Kuria disrespected our 2010 law and the people who made him CS

Trade Cabinet Secretary Moses Kuria during launch of voluntary carbon market second auction in Kenya. [Wilberforce Okwiri, Standard]

Our export trade is dependent on the rule of law. Our flower markets are dependent on compliance with the law.  Billions of dollars are at stake.

Trade Cabinet Secretary Moses Kuria does not know this. If he knows it, he does not heed it. He is thus not the best face of Kenya to future ministerial meetings in the coming critical meetings on the EPA where these stakes are involved. Some plastic surgery is required.

His vile language and insults against the Nation Media Group, government servants, and public advertisers have damaged our own national leadership law. Article 73 of the Constitution commands as follows: “Authority is given to a State Officer [such as a Cabinet Secretary] “to be exercised in a manner that – … (ii) demonstrates respect for the people; (iii) brings honour to the nation and dignity to the office; …”

Mr Kuria instead demonstrated disrespect for the people of Kenya, and in the opinion of many has brought dishonour and indignity to the nation. Kuria still says, “I will not apologise to the NMG.” This further disrespect is additional disregard of Article 73. An injunction has already been issued against him. The refusal will be relevant in any further proceedings. He has also in the past come under unflattering scrutiny of the National Integrity and Cohesion Commission for his speeches. He also appears to be in breach of the National Values set out in Article 10.

Mr Kuria by his statements has in the opinion of many, violated three key parts of our Constitution, and thereby in their opinion infringed these three rights of the NMG. Article 33 vests in every Kenyan “the right of freedom of expression which includes (a) Freedom to seek, receive, or impart information or ideas…”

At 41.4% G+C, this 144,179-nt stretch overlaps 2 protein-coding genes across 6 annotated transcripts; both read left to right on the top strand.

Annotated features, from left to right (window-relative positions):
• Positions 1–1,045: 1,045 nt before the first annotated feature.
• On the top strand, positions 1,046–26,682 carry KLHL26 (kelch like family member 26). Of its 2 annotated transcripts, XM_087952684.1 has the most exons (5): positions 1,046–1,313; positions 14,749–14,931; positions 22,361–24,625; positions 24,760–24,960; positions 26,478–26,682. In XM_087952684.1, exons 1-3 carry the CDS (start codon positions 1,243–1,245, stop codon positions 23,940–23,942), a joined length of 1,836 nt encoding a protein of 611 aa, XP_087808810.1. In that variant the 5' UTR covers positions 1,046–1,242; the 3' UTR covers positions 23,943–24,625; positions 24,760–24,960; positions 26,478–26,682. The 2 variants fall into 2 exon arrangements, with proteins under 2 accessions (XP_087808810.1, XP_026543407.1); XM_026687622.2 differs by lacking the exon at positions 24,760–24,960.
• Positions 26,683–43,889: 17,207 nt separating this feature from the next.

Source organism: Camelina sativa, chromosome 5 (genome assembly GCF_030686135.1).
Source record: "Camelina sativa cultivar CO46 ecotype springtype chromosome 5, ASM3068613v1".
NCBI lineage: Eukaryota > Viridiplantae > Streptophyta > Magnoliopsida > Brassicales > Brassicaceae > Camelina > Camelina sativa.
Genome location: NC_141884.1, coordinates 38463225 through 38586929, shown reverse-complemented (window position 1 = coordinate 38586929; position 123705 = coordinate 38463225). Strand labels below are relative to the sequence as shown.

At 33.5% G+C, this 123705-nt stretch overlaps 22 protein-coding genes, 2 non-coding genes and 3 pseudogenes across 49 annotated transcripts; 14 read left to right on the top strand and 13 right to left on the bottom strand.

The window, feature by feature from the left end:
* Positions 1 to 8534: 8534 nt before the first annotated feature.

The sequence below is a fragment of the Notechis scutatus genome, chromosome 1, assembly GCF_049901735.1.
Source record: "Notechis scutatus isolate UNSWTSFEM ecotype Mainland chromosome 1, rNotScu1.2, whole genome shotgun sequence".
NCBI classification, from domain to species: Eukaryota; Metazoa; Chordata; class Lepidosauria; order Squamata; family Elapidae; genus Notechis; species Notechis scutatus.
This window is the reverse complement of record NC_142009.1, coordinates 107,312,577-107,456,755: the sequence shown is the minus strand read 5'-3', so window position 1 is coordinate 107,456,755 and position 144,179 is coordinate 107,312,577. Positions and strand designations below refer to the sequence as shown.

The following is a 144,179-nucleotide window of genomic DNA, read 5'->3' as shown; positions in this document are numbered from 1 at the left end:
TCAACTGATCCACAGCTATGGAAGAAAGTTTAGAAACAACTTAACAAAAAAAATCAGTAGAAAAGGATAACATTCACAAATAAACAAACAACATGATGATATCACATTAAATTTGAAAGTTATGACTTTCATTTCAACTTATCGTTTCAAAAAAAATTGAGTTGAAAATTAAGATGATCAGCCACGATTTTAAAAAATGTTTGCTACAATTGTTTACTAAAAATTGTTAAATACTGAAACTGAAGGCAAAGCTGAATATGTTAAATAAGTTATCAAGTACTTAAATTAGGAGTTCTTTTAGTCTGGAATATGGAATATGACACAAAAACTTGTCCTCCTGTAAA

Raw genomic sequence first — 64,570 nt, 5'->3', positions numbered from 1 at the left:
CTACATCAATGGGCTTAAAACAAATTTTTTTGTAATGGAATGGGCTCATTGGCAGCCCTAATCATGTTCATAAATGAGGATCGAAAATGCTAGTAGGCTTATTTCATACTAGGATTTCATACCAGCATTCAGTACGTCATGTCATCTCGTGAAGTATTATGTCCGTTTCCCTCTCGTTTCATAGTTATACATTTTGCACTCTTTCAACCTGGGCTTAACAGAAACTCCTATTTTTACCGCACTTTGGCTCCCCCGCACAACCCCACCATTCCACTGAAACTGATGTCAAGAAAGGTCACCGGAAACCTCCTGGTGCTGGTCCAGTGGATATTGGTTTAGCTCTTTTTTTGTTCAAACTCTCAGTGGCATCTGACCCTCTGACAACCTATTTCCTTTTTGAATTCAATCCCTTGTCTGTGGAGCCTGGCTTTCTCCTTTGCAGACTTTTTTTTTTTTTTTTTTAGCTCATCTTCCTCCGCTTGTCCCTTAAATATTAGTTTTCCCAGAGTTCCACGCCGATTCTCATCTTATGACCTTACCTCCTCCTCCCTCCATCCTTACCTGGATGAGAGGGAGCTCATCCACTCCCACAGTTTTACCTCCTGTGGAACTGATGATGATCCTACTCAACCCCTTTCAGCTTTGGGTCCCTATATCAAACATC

The second right and key part of the Constitution they opine is breached by Kuria is one that specifically protects, indeed guarantees, the freedom of the Press. This it does explicitly by Article 34: Freedom and independence of electronic, print and all other types of media is guaranteed…”

The third key provision they opine Kuria breaks is the right of every Kenyan to access to information. Article 35(1) reiterates: “Every citizen has the right of access to (a) information held by the State; and (b) information held by another person and required for the exercise or protection of any right or fundamental freedom.”   

Whether Kuria thinks there is a violation of fact or constitution or other law by NMG or not, he cannot become prosecutor, jury, judge and executioner against NMG, government servants or advertisers. Indiscipline is prohibited to all state officers.

There is machinery available to deal with such problems: If Kuria disagrees with Nation’s facts or writing, he has to pass the matter on to the government’s law officers to advise and deal as provided for in the Constitution itself, and or in the criminal and many civil laws. But not speak as he has. 

These three provisions are key to practice of democracy. Thus Kuria’s statements of last week are a threat to democracy. We have to nurture, not regress on, our hard-regained democracy. His words have also received wide publicity across Africa. His ministerial remarks do not help the continental aspirations for “good governance, respect for human rights, justice and the Rule of Law” (Africa 2063 AU Agenda).

Kuria, after refusing to apologise, then justifies his behaviour by a borrowed quip from overseas. But in Kenya today, it has no relevance at all. Because here we have a Constitution which is above us all, including Kuria, and it is for the court, not Kuria, to consider whether NMG has used its ‘powers without responsibility’, (meaning outside the Constitution and lawlessly) or not.

He should be humble and concede that others, among them the Nation professionals, may know more about their profession than he as an amateur does.

Such language, insults and abuse by our politicians including cabinet cfficers are no longer acceptable to Kenyans, whether supporters of Kenya Kwanza or Azimio.

In 2010, most people, supporters of different parties, felt these provisions were needed to correct the past, and that is why the Constitution has many sections requiring disciplined and respectful government behaviour and public speech, because the Constitution is the Manifesto of the People.

The writer is a senior counsel